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Posted by Spirit of Wildwood who has 4,812 posts.

Wolf Fighting.

Curious about how to go around Relic Lore with a score to settle? Want to start up a fight and take back what was yours to begin with? Dare to try and prove that your character is the top dog on one side of the Mountain of Dire? Is there a rank challenge on the rise, wanting to defend your home from unwelcome rogues, or wanting to settle an argument with a scuffle once and for all by force? Then you've come to the right place!

For more information about wolf behavior (dominance and submission maneuvers), please see the Wolf Behavior library article.

For information about RoW's structured fighting system, please see the Fighting System library article.

* all photos © Monty Sloan / dawnthieves.de

(This post was last modified: Jul 06, 2018, 06:55 PM by Sahalie.)
Posted by Spirit of Wildwood who has 4,812 posts.

Fight Theory.

A subordinate wolf ducks down
in submission to its superior.
First things first... There are three things to consider:

  • Attacks are simply what they are. Your wolf attempts to injure or gain hold of part of the other wolf. Attacks should always have attempted consequences — and you should never assume that your wolf made their mark - doing so is considered powerplaying! Realistically (without using RoW's Fight System), only a wolf with high Physique points in Strength and Speed will be able to attack with consistent success. Keep in mind that a wolf's claws are blunt, and not used as "weapons."

  • Evading comes in response to an attack, meaning that your opponent misses. Realistically, wolves with high Speed points can evade more easily than others, but unless they have the Stamina to back it up, they will become fatigued and take more hits as the fight progresses. Sometimes, even if your wolf evades, they can still take minimal damage.

  • Counter-attacks can act as defensive maneuvers (like attacking to prevent your character from getting hit) or they can come after your opponent's attack (like attempting to tackle the other wolf after their attack missed). Wolves with high Stamina points will be able to counter-attack well for the duration of most fights.

For Example (without the use of RoW's Fight System):

Wolf A: (Attack) Lunges for Wolf B's throat, thinking that if he gets the hold, he'll be able to use his size to wrestle his opponent to the ground.

Wolf B: (Evasion) Using a majority of his Speed and Stamina, he leaps out of the way, taking only a scratch from his opponent's jaws to his neck. (Counter-attack) Turns quickly, leaping at Wolf A in an attempt to tackle him.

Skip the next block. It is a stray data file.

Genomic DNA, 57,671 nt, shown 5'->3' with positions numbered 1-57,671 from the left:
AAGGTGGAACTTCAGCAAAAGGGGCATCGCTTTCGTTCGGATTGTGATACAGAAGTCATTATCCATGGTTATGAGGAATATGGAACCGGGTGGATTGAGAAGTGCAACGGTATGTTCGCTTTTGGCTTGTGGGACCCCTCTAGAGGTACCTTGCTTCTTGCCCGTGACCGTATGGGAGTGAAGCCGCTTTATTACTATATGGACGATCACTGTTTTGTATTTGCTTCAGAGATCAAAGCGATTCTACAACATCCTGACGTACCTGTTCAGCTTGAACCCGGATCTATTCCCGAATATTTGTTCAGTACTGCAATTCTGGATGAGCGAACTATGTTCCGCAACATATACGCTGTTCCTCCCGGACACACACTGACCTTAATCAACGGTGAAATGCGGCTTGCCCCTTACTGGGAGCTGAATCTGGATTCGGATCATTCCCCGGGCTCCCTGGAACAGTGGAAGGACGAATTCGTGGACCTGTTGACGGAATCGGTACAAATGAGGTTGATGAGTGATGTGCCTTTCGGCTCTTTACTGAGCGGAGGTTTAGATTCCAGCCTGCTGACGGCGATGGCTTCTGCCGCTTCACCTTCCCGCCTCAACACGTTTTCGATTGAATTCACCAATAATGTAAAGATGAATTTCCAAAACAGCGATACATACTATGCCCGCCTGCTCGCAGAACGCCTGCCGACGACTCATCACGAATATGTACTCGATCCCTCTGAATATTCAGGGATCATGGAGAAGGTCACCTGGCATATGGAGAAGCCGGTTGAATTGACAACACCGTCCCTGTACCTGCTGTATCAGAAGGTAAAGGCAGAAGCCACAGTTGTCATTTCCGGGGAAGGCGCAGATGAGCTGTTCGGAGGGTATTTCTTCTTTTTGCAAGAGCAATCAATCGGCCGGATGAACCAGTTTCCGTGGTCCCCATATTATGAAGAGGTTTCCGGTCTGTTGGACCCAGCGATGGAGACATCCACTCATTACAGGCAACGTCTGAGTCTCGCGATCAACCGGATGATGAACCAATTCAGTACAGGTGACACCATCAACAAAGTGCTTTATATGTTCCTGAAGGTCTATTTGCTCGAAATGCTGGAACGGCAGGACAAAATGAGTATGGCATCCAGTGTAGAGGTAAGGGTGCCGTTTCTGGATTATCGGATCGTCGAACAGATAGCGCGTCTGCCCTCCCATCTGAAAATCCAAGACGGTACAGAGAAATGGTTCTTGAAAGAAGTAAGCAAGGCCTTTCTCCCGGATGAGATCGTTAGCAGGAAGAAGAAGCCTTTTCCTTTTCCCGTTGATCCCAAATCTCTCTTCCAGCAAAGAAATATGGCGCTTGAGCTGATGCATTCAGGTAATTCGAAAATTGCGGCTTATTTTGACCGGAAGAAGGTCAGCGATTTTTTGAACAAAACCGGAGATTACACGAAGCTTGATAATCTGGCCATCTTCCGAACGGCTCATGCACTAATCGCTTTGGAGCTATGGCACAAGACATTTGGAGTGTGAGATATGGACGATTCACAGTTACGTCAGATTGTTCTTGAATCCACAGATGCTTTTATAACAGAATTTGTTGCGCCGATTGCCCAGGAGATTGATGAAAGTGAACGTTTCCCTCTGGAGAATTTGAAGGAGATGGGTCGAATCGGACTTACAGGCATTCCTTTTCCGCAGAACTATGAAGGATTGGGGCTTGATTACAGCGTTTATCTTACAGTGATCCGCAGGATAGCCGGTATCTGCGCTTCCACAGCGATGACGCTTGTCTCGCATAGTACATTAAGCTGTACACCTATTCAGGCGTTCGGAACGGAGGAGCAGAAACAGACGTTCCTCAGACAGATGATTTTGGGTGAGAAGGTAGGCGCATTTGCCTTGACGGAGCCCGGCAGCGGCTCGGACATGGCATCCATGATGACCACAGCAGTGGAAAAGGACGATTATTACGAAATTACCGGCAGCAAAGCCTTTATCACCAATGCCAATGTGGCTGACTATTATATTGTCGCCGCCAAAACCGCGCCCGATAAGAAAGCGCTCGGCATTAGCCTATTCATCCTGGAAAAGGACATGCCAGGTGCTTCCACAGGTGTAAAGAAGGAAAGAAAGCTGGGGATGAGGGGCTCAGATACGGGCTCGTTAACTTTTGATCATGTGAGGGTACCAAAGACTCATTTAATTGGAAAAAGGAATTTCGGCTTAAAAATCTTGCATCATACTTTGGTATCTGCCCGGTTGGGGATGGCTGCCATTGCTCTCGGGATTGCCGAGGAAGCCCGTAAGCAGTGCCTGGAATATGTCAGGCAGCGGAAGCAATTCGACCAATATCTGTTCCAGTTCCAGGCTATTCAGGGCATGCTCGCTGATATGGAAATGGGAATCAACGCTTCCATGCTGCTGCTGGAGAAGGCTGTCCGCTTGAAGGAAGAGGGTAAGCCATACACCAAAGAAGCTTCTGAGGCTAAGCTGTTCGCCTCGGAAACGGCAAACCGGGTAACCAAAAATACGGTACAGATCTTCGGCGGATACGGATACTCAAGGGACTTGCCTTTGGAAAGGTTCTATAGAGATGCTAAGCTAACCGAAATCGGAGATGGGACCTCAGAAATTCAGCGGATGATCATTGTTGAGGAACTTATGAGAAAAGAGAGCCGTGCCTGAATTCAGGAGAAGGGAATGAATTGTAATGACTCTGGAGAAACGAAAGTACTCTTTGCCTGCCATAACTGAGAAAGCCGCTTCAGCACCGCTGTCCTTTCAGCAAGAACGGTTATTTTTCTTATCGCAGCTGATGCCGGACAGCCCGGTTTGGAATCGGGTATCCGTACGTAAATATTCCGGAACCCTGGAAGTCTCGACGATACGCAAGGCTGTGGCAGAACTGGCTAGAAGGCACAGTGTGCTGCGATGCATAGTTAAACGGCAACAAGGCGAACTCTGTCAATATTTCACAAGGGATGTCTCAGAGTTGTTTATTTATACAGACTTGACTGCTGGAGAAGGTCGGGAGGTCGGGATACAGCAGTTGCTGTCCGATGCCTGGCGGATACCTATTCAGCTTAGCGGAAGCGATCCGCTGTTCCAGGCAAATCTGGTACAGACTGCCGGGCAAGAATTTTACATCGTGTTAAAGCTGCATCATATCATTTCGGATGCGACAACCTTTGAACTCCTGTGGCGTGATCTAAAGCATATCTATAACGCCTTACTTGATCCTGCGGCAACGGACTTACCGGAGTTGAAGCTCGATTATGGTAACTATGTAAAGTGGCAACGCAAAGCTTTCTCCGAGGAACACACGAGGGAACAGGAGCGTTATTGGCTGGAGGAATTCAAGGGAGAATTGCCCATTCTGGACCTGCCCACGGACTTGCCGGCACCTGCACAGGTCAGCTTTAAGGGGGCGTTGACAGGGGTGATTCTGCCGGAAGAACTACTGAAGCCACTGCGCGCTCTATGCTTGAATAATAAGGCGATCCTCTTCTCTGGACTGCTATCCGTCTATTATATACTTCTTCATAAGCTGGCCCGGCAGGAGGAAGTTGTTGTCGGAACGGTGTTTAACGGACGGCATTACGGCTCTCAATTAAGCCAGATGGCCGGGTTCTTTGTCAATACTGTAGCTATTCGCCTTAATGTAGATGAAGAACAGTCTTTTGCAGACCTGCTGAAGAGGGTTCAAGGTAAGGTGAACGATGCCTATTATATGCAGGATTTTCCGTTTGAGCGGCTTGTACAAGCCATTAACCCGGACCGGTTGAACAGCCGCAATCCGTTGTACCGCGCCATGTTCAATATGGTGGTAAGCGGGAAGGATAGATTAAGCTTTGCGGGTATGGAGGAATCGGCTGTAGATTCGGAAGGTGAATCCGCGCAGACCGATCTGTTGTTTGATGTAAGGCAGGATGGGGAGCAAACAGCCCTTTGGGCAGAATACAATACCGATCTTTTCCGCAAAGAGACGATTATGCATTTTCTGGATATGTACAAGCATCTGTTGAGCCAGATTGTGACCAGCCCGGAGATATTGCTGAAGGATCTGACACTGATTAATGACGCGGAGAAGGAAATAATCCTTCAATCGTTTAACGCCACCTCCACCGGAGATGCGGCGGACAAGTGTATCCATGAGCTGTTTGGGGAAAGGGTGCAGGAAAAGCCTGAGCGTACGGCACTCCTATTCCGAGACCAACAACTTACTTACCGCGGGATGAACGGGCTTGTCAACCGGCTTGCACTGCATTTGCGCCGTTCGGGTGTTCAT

Wolf A: (Counter-attack) Opens his jaws to intercept Wolf B as he deals with the force of being tackled, hoping to get hold of Wolf B's ear, which is dangerously close to his mouth.

Wolf B: Yelps in pain as Wolf A bites down on his ear. (Counter-attack) Snaps at Wolf A's throat, hoping to get him to release his hold... (etc.)

Typically, an issue between two wolves would be settled through posturing, but if neither wolf gives in they will be prone to provoking physical attacks.


When it comes to pack wolves challenging for a rank within a pack, blood is not often drawn. In general deaths are extremely rare (on RoW, when your wolf's Health Points reach -10, they are considered deceased) as it is wholly natural for a wolf to submit to a stronger individual.

Left to Right: A yearling lays down on her side and reveals her white belly to respect her Leader's authority over her; A high-ranking wolf asserts his dominance over two subordinates; Two males participate in a scuffle by jaw-sparring; A low-ranking wolf holds still as their superior locks their jaws on the back of their neck - a common way to assert dominance over another pack member.

(This post was last modified: Jun 29, 2015, 04:17 PM by Valeria.)
Posted by Spirit of Wildwood who has 4,812 posts.

Body Physique & Posture.

Secondly, size up your opponent. Compare their character's size and Life Points to yours. Remember: Wolves with higher Skills in fighting, along with their Physique points, are more inclined to win a rank challenge or fight. Differentiate where their strengths are and where your strengths lie. Are they quicker on their feet? Stronger? Leaner? Write how you think your wolf will consider  their offensive or defensive tactics — a large, Strength-dependent wolf may try to use force just as a small, Speed-dependent wolf might rely on their reflexes to evade oncoming attacks. More often than not dominance matches and scuffles are all about posture. It is very seldom that blood is drawn or violent action is taken.

Keep in mind that without Stamina to back it up, Speed and Strength quickly become useless.

Body posture is unquestionably important in these matters. Here are key points to be aware of as the line is drawn:

Posture Guide
Overall Frame